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Why Did the Worm Cross the Road?

Not the answer you are expecting.

Lucky folks have seen mobs of worms on the sidewalk after it rains. It’s crazy how many worms are all over the parking lots and in the street. The classic explanation is that rain flooded their worm hole and they had to crawl out to avoid drowning. I argue that the flooding story is just a fable, it makes sense and sounds right, right? I say, ‘Wrong’. Try my explanation instead, see if it makes more sense.

My goldfish tank shows that they don’t mind a flood of water. I dropped in a few worms as a snack, but some lucky red wigglers avoided getting eaten by my fish. They sank to the bottom and burrowed into the gravel. I found them months later while vacuuming the tank. Clearly the water holds enough oxygen for fish and worms. Nobody was drowning.

Instead, I say, those crawling worms are on a mission. Think about their usual life in a hole. It gets lonely down there. And when they come to the surface to mate, they only find their nearest neighbors (again). But evolution and selfish genetics want our worm heroes to spread their seed as widely as possible.

Unfortunately, the dry ground limits their travel because the dry surface would kill them. They only get to do the very horizontal tango with that next-door neighbor (again) … except when it rains. In the rain, the intrepid worms use the wet ground and puddles to take a daring dash to get as far away from home as they can. They leave the safety of their hole in the ground because this is their chance to find a new worm to mate with.

Next time you see a stampede of worms, you will know why. Spread the word. Those little monsters crawl across the dangerous pavement after it rains because they are looking for love.

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Rats Are Worm Murderers

I get asked often if my red wigglers can go safely into a raised bed garden or an outside compost pile. I have always explained that these are compost worms and not Earthworms. They don’t dig like earthworms do. Earthworms dig a hole (called a burrow) and anchor their tail deep underground. Earthworms pull leaves and other edibles into their burrow to eat in peace. Red wigglers live in leaf litter and the soft, organic layer on top of the soil. These little guys slither along in the rotting top layer to eat the microbes growing there.

If you go digging through piles of leafy debris, you will not find crowds of worms and I can tell you why. My worm bins are packed with living, growing, and multiplying worms. There can easily be 2000 and more worms in the two square feet of bedding. So ‘Where do the outside worms go?’ you ask. I can tell you for certain now. Outside and exposed is not their happy place.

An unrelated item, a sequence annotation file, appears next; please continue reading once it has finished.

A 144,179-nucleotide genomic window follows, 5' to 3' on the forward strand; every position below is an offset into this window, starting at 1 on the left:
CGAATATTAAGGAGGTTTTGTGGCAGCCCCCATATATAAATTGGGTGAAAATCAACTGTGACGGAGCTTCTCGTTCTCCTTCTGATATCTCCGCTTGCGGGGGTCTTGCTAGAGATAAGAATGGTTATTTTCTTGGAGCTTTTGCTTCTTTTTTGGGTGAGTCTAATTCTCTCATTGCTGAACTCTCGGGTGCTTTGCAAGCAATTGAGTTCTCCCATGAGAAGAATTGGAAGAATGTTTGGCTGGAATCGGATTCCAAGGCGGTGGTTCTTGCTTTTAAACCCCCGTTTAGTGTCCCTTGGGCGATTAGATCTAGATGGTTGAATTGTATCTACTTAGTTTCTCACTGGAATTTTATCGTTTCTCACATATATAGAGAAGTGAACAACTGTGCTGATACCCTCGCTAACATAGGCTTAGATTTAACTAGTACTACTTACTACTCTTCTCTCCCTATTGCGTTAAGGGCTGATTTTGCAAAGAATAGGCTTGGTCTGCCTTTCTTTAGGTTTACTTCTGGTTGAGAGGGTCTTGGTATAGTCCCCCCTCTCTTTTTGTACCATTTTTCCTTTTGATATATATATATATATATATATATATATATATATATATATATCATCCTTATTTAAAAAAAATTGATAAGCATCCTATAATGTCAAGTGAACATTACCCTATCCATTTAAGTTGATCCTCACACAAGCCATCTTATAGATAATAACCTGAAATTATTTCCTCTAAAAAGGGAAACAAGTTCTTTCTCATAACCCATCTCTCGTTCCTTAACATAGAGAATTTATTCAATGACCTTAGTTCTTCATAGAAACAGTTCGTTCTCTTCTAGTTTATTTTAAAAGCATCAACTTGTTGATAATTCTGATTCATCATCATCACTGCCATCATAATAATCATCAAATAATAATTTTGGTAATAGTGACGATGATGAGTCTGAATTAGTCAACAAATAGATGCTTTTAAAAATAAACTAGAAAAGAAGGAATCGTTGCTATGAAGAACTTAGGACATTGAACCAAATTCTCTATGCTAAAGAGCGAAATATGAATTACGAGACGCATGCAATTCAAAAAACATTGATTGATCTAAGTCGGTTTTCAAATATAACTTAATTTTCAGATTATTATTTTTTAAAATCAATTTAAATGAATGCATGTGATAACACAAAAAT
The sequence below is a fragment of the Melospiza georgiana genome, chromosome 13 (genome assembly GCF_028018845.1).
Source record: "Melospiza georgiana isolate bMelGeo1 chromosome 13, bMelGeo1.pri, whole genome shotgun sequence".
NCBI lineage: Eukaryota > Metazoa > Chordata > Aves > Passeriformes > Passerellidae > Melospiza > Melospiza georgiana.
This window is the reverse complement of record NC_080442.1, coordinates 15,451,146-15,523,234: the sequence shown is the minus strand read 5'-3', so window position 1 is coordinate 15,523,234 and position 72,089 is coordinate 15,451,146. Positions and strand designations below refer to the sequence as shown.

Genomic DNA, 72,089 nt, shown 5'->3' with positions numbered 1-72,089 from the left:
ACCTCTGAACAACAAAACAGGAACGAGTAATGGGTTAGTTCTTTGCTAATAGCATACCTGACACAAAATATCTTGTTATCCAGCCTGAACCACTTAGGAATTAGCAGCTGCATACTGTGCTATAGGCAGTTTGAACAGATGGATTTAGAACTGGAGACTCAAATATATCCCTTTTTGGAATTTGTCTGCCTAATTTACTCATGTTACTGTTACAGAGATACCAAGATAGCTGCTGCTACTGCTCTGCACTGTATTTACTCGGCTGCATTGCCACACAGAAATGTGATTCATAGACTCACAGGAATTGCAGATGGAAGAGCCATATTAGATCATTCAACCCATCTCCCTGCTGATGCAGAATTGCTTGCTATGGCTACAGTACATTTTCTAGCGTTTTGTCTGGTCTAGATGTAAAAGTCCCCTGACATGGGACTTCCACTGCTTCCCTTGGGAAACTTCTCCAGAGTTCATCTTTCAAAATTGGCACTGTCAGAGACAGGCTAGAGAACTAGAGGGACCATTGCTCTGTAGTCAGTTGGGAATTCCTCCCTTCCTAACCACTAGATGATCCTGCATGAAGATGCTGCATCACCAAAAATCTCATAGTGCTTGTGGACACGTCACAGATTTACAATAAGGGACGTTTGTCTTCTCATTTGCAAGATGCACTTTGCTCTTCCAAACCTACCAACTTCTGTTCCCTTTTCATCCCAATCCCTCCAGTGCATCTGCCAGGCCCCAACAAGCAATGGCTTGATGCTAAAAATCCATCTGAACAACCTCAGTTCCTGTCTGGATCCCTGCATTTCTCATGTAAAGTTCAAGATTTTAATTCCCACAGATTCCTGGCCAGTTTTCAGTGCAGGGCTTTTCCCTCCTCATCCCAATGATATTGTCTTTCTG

It is not that the food for a crowd of worms is limited in a well mulched garden or a compost pile. I have pulled buckets of compost into my garage for potting up seedlings. After a few weeks, worms magically appear. So, if they are in the compost why don’t we find those same worms in the compost pile? What is the magic of being indoors?

A few nights ago, I was working on two bins in my garage. Both had plenty of worms and lids. I took the lid off one to do some feeding and forgot to put that lid back on. The other, identical bin kept its lid on. That was the only difference. Both were freshly fed, stirred, and full of worms, just one was left open to the world. It was a fatal mistake.

Overnight a rat got into my garage. Apparently, he found the open worm bin because it was plowed and cleaned out. Mr. Rat clearly had a feast as all my worms were no longer there. All that was left was half finished worm bedding. Luckily, the other bin was safely closed. There was no rat visit to that closed bin. The worms are still happy and plentiful in that covered bin.

The same outrage must be going on every night out in my unprotected compost pile and stacks of leaves. The worms try to multiply, but the rats and other predators are eating them up. Who knew it was such a deadly jungle in the back yard? The worms do not live underground and are sadly, constantly being eaten out in the open. My new, stronger answer is the red wigglers need protection. Keep them in a bin with strong walls and a secure lid. They are not safe or happy in the wild. They do not do well in a raised bed or outside compost pile. Red wigglers want a protected home where rats, and mice, and who knows what other creatures cannot make them into a meal.